By Kevin Ryan
Jan. 12, 2013

In a 2004 U.S. Senate hearing, Senator Mark Dayton remarked that “this country and its citizens were completely undefended” for “109 minutes” on 9/11.[1] Dayton went on to clarify that officials within the North American Aerospace Defense Command (NORAD) had covered up the facts about the lack of air defenses by lying to the 9/11 Commission, to Congress and to the American people. And they were not held accountable.

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One man was most responsible for both the air defense failures and the lying that covered it up. U.S. Air Force General Ralph Edward Eberhart had taken over command of NORAD from General Richard Myers in February 2000. The position included leadership of all air defense operations in North America and, also, the U.S. Space Command. Therefore, on 9/11, Eberhart was the man most responsible for failure to intercept the four hijacked aircraft over a period of nearly two hours.

NORAD is the joint U.S.-Canadian military organization responsible for monitoring and defending the airspace over North America. Long-standing operating procedures at NORAD, for dealing with airliners that have gone off-course or been hijacked, were not followed on 9/11. Each of the four flights involved in the 9/11 attacks should have been intercepted when they lost radio contact, deviated from their course, or turned off their transponders.[2]

The procedures for interception were automatic and required no special orders to implement. Through these procedures, interceptor jets had been scrambled 129 times in the year 2000 and 67 times in the year prior to June 2001. A 1994 government report stated — “Overall, during the past four years, NORAD’s alert fighters took off to intercept aircraft (referred to as scrambled) 1,518 times, or an average of 15 times per site per year. Of these incidents, the number of suspected drug smuggling aircraft averaged … less than 7 percent of all of the alert sites’ total activity. The remaining activity generally involved visually inspecting unidentified aircraft and assisting aircraft in distress.”[3]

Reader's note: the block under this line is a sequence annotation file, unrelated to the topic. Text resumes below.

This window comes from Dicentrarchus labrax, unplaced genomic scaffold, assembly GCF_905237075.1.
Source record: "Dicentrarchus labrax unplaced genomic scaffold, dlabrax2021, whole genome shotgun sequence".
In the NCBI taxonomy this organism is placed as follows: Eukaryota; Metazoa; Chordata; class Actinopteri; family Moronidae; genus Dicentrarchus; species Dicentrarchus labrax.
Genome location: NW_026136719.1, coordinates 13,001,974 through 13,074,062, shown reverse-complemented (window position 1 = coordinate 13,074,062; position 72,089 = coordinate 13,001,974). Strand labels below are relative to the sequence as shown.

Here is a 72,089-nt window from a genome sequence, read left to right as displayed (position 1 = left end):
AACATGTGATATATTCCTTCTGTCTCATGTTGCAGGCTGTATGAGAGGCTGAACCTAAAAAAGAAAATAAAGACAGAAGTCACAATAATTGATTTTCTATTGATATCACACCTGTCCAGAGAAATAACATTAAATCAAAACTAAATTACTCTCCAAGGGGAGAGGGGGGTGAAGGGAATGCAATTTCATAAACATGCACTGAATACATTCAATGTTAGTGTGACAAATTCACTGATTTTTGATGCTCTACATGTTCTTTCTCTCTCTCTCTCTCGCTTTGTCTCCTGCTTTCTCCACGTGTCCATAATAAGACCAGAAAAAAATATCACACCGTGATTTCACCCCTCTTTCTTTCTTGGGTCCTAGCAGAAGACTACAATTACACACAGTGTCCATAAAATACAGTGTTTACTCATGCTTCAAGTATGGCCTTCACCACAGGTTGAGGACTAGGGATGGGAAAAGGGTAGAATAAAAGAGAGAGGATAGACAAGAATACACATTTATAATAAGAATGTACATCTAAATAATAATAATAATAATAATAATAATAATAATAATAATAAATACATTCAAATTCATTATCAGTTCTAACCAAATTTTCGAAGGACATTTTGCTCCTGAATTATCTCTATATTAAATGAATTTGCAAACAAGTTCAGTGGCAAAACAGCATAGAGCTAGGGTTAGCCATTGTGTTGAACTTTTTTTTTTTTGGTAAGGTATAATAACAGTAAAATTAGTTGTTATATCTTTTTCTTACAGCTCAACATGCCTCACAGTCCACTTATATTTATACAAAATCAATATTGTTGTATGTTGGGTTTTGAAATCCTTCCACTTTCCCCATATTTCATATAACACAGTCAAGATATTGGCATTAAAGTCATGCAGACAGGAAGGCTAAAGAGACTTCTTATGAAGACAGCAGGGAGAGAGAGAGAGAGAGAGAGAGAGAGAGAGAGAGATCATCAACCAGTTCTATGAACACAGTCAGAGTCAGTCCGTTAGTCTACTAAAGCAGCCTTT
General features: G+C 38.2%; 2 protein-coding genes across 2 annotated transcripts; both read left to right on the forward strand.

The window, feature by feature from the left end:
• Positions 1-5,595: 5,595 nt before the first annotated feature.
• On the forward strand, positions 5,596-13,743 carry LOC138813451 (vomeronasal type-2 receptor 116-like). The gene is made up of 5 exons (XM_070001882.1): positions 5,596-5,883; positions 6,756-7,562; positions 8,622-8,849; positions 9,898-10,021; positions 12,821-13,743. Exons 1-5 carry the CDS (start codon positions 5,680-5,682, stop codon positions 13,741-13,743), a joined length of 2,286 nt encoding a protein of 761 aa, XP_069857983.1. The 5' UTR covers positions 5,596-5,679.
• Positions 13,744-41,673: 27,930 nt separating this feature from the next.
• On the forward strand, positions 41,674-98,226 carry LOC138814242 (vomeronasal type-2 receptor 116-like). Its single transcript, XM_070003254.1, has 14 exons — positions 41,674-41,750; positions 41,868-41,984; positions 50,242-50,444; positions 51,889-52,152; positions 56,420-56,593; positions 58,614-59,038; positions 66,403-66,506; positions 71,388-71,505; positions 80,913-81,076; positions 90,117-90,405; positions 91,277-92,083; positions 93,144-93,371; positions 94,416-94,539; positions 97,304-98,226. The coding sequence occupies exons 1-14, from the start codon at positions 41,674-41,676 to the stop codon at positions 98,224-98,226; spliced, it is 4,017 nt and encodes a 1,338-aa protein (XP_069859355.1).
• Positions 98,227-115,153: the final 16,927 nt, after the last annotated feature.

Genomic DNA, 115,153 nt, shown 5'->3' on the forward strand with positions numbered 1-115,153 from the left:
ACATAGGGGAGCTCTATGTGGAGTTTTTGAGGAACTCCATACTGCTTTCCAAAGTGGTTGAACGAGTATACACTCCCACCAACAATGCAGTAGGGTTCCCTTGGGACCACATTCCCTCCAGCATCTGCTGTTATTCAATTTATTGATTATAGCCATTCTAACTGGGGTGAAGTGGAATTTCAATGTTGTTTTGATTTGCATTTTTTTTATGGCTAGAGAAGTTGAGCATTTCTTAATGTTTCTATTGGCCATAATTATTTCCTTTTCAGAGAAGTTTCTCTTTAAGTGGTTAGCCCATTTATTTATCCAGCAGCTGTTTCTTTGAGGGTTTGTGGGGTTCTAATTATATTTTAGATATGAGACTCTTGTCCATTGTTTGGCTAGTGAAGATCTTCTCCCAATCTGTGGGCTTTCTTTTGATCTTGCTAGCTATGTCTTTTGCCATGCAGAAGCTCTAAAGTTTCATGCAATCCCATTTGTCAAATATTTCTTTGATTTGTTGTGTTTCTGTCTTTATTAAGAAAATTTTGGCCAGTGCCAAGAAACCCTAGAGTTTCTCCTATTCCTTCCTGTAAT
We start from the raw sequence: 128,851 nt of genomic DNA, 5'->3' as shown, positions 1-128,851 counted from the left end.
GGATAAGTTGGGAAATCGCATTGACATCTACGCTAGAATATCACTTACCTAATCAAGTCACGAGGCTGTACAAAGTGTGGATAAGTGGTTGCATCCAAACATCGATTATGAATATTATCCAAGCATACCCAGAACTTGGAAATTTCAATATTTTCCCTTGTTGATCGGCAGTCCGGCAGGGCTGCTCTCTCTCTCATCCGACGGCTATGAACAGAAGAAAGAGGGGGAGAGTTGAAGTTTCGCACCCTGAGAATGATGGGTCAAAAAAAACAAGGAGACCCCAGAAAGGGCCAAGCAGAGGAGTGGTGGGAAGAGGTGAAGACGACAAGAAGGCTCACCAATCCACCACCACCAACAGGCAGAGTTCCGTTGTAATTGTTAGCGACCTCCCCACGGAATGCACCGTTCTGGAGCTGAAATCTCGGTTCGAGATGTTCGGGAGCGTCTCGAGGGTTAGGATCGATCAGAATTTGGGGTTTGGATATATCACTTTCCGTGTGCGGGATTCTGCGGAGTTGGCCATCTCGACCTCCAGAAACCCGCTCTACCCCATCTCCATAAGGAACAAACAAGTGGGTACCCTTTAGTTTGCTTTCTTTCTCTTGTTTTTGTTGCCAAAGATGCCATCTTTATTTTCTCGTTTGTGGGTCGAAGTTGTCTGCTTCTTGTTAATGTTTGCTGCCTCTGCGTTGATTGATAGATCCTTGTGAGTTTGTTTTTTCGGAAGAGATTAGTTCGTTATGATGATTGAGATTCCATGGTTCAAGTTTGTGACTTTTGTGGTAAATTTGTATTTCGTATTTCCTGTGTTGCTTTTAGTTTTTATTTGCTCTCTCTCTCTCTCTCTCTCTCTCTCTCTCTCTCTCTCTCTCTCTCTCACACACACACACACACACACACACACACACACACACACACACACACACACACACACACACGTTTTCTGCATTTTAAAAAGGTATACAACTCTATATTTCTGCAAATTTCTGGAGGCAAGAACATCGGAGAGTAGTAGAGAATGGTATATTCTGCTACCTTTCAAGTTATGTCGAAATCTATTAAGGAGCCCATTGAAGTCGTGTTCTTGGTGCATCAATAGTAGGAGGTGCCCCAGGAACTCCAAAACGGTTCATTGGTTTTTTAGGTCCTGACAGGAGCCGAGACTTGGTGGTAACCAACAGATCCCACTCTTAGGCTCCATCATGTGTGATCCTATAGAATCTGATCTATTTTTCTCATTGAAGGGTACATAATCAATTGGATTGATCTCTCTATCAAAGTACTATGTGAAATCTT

On 9/11, the NORAD interception system failed completely and we have been given multiple, conflicting explanations for why that happened. Considering that there is strong evidence for an alternative hypothesis of insider involvement in 9/11, it is reasonable to assume that an intentional compromising of the U.S. air defenses might have occurred that day. Adding to this suspicion is the fact that guilt tends to be reflected in false testimony. And as Senator Dayton said, NORAD officials “lied to the American people, they lied to Congress and they lied to your 9/11 Commission.”[4]

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